Florida Civil Engineers Give the State’s Infrastructure a “C” Grade

Nov. 3, 2021
Grades across 14 categories range from a “B+” for solid waste to a “D-” for dams
American Society Of Civil Engineers Logo 2009 Present
American Society Of Civil Engineers Logo 2009 Present
American Society Of Civil Engineers Logo 2009 Present
American Society Of Civil Engineers Logo 2009 Present
American Society Of Civil Engineers Logo 2009 Present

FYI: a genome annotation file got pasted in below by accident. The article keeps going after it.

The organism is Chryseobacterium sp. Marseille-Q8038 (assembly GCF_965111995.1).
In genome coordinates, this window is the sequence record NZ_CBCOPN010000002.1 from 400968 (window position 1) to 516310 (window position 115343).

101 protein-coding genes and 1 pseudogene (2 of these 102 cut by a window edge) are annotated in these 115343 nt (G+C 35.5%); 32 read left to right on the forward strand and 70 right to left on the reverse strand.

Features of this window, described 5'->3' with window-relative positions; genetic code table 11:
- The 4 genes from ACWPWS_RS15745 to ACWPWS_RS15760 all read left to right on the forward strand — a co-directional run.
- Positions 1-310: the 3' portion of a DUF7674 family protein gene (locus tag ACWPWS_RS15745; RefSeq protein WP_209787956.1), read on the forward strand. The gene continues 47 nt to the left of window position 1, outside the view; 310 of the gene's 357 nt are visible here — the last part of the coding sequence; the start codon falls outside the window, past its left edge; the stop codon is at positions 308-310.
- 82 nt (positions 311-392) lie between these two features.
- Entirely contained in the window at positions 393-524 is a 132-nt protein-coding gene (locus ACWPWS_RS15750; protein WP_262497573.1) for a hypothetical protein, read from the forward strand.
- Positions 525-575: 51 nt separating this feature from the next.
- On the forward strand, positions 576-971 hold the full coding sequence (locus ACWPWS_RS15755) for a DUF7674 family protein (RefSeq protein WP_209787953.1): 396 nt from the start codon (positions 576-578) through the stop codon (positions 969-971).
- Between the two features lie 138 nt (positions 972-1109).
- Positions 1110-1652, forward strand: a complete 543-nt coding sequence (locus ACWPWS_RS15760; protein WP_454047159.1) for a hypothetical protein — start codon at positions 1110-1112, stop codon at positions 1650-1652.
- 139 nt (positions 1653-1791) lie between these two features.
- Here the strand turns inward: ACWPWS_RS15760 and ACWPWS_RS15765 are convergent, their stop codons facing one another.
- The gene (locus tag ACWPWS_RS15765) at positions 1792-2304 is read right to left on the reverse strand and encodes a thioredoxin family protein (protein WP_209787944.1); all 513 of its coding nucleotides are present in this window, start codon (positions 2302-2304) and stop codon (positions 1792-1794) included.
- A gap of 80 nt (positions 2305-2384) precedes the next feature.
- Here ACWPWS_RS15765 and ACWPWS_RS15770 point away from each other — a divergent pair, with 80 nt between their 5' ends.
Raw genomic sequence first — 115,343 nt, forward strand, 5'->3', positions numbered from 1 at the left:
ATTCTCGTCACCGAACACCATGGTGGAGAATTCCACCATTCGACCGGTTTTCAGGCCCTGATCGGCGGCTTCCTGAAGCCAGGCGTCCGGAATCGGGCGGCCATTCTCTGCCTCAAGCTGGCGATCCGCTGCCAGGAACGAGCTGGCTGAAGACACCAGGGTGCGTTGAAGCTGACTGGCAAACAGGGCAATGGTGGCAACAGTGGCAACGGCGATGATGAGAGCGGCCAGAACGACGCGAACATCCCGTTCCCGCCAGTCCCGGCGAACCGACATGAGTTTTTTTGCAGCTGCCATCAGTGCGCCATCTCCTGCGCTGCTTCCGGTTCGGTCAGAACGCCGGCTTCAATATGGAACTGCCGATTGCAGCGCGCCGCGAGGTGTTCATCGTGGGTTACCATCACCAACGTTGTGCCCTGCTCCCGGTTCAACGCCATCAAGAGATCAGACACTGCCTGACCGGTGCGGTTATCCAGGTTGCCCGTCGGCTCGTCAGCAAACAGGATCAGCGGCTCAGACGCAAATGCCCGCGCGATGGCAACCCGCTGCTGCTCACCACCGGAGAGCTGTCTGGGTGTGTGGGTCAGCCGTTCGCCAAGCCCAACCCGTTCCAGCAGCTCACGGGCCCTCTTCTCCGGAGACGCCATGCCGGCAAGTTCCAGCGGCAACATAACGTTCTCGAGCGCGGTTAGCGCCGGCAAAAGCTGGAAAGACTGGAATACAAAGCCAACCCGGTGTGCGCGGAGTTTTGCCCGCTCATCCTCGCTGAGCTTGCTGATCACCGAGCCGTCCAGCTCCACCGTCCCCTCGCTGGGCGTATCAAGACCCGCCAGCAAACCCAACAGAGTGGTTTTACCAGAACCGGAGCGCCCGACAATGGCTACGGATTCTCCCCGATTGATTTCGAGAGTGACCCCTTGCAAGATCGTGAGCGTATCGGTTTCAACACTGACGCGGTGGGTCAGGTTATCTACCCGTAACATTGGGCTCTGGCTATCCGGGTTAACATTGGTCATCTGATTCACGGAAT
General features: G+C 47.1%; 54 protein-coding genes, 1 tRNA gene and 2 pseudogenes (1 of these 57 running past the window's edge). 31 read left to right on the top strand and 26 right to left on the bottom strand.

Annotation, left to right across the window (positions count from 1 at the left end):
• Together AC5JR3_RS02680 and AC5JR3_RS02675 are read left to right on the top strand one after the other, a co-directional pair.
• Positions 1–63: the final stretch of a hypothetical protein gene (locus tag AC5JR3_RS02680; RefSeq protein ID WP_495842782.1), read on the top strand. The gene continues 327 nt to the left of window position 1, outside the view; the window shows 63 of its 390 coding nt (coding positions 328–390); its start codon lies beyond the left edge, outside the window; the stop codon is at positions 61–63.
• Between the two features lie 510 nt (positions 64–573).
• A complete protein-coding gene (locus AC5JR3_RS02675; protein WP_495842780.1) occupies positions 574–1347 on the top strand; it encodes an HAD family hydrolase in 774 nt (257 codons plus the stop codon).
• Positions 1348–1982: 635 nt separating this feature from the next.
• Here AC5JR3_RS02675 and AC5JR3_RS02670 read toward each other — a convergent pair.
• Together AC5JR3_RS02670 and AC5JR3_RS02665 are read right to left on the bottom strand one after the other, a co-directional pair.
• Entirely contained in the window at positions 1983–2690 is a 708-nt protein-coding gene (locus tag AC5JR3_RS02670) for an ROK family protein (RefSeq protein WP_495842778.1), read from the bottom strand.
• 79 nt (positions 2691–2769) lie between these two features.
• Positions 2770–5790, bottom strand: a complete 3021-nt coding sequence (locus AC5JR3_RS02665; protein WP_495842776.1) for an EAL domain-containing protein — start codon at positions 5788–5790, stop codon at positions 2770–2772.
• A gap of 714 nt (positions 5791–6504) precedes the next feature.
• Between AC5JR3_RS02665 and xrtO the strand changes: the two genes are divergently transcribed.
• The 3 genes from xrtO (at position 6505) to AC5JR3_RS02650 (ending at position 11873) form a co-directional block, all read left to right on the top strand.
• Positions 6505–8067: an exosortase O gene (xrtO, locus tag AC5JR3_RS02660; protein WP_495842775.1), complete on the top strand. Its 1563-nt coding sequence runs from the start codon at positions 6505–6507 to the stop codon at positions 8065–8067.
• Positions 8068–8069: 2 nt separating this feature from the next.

TAMPA, Fla. — The Florida Section of the American Society of Civil Engineers (ASCE) today released the 2021 Report Card for Florida’s Infrastructure. Florida civil engineers gave 14 categories of infrastructure an overall grade of a ‘C’ meaning the state’s infrastructure is in mediocre condition. Florida has consistently maintained its infrastructure using innovative funding mechanisms and asset management strategies, keeping bridges, ports, and other systems in impressive conditions despite hosting one of the fastest-growing populations and some of the nation’s most severe weather. However, some sectors such as dams and schools have fallen behind, and additional steps must be taken to ensure the state’s infrastructure is prepared for continued climate impacts. Civil engineers graded aviation (C+), bridges (B), coastal areas (C-), dams (D-), drinking water (C), energy (C+), levees (D+), ports (B), roads (C+), schools (D+), solid waste (B+), stormwater (C-), transit (C) and wastewater (C).